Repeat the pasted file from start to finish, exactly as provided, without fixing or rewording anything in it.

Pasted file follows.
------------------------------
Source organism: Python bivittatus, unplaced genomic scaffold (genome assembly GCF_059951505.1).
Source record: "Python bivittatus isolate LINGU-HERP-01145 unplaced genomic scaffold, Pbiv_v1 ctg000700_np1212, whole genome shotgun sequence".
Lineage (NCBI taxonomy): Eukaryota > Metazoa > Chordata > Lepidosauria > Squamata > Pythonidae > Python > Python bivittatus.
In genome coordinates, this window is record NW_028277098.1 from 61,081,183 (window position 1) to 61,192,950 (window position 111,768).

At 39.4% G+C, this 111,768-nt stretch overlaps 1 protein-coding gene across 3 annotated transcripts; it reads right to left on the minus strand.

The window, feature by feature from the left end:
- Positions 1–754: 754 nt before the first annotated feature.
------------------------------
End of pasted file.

Source organism: Python bivittatus, unplaced genomic scaffold (genome assembly GCF_059951505.1).
Source record: "Python bivittatus isolate LINGU-HERP-01145 unplaced genomic scaffold, Pbiv_v1 ctg000700_np1212, whole genome shotgun sequence".
Lineage (NCBI taxonomy): Eukaryota > Metazoa > Chordata > Lepidosauria > Squamata > Pythonidae > Python > Python bivittatus.
In genome coordinates, this window is record NW_028277098.1 from 61,081,183 (window position 1) to 61,192,950 (window position 111,768).

At 39.4% G+C, this 111,768-nt stretch overlaps 1 protein-coding gene across 3 annotated transcripts; it reads right to left on the minus strand.

The window, feature by feature from the left end:
- Positions 1–754: 754 nt before the first annotated feature.